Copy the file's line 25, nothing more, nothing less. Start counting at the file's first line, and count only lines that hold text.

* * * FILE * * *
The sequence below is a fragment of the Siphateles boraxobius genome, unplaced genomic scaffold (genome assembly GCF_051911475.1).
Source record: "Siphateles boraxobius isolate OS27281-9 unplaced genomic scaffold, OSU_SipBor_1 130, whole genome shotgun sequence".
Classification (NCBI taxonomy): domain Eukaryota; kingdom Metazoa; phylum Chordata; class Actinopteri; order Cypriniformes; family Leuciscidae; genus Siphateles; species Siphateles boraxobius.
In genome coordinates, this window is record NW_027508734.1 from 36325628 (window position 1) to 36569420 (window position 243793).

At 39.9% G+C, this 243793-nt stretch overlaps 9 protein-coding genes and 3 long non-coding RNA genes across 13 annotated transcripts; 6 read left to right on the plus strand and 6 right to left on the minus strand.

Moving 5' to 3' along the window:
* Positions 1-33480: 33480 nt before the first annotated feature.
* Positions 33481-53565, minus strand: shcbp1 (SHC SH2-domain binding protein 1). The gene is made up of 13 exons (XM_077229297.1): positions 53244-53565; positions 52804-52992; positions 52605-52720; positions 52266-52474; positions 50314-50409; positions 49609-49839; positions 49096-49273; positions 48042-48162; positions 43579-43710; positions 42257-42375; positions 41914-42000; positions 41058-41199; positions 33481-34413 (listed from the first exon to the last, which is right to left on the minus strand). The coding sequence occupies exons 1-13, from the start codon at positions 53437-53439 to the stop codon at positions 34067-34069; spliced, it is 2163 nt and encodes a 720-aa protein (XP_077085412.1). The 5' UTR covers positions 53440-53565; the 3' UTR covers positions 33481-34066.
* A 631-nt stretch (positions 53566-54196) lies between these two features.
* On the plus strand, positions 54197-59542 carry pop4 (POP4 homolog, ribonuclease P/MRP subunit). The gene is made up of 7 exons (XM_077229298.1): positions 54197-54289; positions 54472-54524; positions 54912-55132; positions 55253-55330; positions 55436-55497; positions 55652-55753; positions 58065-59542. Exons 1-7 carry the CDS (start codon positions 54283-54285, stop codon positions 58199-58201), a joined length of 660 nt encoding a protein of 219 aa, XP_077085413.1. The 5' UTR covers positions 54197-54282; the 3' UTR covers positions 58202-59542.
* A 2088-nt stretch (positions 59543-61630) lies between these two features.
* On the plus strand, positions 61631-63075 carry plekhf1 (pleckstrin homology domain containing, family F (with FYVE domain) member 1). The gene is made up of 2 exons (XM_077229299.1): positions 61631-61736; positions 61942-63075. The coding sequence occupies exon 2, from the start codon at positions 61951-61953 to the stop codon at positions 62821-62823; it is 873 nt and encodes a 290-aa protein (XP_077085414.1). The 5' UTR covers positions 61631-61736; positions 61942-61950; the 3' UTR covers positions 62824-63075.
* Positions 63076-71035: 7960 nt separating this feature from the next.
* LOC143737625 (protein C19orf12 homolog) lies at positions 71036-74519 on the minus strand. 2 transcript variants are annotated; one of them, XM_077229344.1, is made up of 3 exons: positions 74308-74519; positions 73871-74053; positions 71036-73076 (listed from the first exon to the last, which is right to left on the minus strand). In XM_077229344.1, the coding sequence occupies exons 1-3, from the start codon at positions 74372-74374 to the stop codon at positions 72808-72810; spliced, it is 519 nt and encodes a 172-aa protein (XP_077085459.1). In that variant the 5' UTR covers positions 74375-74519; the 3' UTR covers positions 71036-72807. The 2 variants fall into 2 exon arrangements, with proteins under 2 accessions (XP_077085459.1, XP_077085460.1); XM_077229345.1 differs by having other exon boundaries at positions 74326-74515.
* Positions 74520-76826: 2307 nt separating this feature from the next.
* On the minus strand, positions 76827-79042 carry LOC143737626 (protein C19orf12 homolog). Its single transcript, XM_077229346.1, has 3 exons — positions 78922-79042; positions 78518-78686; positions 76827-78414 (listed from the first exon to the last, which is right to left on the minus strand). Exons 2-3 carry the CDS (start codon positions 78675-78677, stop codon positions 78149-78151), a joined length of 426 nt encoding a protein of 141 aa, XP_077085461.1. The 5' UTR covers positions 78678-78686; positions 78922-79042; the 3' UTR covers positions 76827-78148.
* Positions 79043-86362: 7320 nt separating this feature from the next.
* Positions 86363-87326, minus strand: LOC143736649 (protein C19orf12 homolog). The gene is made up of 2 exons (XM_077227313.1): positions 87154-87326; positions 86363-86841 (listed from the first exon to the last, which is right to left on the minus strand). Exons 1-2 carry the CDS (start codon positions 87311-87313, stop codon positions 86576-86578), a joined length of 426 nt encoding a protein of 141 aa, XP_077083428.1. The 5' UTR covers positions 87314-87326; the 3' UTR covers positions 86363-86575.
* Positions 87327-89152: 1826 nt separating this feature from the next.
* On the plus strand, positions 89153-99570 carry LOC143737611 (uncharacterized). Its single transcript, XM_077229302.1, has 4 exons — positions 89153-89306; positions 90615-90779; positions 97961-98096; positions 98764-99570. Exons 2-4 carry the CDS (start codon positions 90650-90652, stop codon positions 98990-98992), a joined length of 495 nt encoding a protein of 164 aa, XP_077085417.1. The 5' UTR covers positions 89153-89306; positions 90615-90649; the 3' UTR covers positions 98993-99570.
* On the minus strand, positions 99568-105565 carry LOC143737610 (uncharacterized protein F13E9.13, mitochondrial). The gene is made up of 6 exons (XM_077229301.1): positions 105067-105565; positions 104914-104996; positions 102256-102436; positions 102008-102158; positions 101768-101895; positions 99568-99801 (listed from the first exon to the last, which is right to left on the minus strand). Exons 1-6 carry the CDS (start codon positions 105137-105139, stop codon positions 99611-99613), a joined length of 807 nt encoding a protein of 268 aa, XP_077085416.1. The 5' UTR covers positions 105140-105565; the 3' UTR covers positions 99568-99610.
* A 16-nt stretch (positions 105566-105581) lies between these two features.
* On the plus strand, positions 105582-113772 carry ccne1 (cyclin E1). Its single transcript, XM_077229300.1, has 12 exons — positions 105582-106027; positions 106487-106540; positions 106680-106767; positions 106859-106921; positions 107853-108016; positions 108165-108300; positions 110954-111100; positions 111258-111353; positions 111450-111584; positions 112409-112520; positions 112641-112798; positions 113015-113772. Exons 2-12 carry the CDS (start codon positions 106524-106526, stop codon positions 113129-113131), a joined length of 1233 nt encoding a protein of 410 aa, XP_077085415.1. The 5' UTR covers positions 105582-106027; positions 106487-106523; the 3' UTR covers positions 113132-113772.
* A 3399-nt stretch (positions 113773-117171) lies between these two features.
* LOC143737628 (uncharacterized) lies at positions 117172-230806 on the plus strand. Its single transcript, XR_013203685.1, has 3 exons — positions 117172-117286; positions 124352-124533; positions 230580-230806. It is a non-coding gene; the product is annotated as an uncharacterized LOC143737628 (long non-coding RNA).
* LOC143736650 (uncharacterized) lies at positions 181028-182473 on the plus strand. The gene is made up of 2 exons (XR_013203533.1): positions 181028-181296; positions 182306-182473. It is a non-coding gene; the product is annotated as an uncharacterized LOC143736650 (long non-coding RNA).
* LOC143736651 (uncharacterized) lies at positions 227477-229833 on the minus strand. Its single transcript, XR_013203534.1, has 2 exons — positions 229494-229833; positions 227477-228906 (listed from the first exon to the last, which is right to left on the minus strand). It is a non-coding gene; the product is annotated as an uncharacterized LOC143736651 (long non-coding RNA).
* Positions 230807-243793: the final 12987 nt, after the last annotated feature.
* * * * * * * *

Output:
* LOC143737628 (uncharacterized) lies at positions 117172-230806 on the plus strand. Its single transcript, XR_013203685.1, has 3 exons — positions 117172-117286; positions 124352-124533; positions 230580-230806. It is a non-coding gene; the product is annotated as an uncharacterized LOC143737628 (long non-coding RNA).